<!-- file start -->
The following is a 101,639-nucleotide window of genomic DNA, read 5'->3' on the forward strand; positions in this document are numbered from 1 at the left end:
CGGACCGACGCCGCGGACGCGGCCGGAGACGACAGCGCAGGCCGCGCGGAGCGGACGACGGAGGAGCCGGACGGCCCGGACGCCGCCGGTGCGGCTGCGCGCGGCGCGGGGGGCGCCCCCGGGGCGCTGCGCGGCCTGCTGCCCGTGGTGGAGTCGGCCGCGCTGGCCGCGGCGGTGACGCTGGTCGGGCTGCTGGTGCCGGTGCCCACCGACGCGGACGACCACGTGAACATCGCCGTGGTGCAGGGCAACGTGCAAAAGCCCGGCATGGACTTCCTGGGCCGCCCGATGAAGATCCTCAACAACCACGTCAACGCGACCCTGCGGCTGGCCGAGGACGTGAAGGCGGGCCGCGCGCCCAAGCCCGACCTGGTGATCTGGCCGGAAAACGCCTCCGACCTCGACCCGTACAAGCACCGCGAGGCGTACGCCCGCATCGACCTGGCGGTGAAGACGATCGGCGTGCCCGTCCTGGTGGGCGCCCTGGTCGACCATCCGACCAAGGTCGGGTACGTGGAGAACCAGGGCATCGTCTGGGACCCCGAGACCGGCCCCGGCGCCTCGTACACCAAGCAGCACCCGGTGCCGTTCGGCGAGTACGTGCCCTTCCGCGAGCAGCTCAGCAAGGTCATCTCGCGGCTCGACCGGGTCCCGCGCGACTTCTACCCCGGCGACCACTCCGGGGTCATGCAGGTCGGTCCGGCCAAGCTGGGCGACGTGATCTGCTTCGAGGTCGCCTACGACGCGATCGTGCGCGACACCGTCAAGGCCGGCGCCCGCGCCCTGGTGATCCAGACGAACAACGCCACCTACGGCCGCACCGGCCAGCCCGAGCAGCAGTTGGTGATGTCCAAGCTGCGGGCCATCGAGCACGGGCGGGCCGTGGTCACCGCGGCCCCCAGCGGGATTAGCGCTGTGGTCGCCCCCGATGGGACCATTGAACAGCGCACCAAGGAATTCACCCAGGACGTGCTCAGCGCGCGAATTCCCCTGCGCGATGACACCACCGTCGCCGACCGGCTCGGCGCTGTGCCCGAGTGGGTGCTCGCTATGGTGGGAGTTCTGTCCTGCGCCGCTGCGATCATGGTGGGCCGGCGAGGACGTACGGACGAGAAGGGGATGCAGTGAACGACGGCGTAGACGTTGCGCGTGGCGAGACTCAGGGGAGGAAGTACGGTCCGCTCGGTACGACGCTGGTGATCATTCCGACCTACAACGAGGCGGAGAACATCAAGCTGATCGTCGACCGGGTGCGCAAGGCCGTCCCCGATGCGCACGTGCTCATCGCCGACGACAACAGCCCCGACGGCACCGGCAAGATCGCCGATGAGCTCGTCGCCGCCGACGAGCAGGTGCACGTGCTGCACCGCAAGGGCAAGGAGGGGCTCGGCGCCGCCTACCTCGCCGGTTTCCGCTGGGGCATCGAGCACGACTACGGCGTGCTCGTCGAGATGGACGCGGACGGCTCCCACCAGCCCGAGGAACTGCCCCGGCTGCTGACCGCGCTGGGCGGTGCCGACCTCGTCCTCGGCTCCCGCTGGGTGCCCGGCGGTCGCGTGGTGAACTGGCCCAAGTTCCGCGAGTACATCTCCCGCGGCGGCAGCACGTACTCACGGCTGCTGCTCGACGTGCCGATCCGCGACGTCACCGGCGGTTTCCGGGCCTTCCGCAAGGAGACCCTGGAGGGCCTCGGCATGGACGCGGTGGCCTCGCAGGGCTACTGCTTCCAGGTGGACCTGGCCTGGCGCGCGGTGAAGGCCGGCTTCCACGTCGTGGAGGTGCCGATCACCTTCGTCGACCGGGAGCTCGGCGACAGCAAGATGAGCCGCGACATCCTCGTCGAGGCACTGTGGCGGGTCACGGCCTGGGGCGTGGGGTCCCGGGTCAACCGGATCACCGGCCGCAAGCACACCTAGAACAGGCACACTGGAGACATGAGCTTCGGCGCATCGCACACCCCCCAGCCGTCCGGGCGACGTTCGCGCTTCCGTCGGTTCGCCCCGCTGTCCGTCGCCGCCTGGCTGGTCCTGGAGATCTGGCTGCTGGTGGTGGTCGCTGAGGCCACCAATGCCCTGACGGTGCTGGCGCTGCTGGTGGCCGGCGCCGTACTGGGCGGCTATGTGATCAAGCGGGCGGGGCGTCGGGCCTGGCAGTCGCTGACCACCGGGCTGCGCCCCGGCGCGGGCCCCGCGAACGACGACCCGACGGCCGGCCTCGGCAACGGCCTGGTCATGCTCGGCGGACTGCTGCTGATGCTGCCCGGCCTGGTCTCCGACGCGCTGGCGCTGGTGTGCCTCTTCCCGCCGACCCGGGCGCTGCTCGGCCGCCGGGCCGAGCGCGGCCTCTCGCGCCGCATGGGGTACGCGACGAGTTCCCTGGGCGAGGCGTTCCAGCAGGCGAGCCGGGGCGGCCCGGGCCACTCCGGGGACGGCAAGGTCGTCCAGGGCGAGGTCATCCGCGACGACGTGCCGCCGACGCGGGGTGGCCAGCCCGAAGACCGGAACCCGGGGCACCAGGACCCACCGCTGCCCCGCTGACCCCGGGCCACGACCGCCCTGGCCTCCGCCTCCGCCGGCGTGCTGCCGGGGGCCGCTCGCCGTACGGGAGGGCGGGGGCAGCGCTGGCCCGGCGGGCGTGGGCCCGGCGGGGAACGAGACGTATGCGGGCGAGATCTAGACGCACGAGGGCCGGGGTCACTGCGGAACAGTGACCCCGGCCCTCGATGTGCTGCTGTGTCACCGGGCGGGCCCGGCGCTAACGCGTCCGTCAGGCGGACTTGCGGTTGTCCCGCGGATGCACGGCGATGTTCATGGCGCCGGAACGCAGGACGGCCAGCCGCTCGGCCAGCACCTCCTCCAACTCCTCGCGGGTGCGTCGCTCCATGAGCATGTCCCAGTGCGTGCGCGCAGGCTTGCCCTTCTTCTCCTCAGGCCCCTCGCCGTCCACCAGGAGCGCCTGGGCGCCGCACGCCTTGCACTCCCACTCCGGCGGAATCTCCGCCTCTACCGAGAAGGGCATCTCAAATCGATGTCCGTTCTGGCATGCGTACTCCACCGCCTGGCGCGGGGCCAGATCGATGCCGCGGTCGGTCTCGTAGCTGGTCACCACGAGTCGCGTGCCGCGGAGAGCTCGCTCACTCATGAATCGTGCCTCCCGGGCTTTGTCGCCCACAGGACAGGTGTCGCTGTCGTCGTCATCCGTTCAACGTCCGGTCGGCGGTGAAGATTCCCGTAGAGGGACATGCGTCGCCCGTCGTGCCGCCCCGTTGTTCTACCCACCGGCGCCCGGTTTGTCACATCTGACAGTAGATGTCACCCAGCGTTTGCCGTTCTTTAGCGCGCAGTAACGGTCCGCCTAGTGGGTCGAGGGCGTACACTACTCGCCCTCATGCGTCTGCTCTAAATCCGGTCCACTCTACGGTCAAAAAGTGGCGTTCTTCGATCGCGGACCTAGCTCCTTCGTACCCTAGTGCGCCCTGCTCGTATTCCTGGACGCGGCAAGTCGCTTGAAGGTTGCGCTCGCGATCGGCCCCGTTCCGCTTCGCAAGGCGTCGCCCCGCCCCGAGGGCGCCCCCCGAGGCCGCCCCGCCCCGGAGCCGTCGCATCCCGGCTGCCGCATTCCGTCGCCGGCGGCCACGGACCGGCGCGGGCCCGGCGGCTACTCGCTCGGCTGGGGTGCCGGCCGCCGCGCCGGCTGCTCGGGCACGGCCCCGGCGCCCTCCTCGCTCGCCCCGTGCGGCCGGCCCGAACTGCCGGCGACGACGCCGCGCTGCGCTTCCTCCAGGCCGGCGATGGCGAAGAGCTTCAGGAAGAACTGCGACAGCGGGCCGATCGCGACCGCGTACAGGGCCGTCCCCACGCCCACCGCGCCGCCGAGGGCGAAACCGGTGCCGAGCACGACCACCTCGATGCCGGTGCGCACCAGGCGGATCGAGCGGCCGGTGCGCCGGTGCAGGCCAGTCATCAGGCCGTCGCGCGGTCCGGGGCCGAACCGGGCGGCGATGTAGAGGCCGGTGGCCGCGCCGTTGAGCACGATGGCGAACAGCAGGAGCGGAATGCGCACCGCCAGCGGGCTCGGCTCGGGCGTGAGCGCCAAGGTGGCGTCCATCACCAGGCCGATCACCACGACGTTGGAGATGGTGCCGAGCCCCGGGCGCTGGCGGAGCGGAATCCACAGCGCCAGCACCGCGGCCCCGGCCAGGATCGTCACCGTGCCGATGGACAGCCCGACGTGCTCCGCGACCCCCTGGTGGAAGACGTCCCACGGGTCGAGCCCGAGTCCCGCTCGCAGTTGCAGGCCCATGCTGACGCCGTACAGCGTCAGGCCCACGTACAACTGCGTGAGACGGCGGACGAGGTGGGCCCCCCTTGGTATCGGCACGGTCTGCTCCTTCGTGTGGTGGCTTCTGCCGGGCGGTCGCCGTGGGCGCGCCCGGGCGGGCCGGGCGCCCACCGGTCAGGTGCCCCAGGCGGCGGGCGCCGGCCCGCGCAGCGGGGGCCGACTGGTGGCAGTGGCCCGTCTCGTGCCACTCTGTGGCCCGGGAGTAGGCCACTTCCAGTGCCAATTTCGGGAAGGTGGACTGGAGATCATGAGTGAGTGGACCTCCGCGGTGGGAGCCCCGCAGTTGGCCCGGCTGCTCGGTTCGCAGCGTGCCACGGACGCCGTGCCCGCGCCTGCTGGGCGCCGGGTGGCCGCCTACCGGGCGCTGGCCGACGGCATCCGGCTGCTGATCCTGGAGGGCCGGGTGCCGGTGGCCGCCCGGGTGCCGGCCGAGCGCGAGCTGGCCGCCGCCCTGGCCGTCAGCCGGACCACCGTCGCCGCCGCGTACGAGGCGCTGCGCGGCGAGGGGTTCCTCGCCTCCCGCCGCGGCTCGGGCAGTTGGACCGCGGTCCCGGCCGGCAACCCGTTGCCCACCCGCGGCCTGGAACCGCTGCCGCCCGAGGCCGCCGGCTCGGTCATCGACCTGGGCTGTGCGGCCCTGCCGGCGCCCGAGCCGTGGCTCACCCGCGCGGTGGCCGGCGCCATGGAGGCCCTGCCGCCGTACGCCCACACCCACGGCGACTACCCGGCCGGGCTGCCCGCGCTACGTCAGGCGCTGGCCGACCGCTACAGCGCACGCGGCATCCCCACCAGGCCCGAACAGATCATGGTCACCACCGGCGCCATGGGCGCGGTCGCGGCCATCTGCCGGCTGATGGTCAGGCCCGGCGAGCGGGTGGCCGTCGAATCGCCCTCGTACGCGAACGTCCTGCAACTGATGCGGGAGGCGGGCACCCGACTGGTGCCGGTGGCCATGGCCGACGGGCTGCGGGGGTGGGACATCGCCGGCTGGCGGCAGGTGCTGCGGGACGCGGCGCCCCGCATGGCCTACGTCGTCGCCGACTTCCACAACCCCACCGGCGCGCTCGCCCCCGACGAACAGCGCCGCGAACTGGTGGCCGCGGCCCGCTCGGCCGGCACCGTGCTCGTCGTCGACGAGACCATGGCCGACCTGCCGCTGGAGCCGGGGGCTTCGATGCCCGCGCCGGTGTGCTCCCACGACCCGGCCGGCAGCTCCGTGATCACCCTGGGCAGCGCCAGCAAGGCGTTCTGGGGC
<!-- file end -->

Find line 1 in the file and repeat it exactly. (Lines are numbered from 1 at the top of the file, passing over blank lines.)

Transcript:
The following is a 101,639-nucleotide window of genomic DNA, read 5'->3' on the forward strand; positions in this document are numbered from 1 at the left end: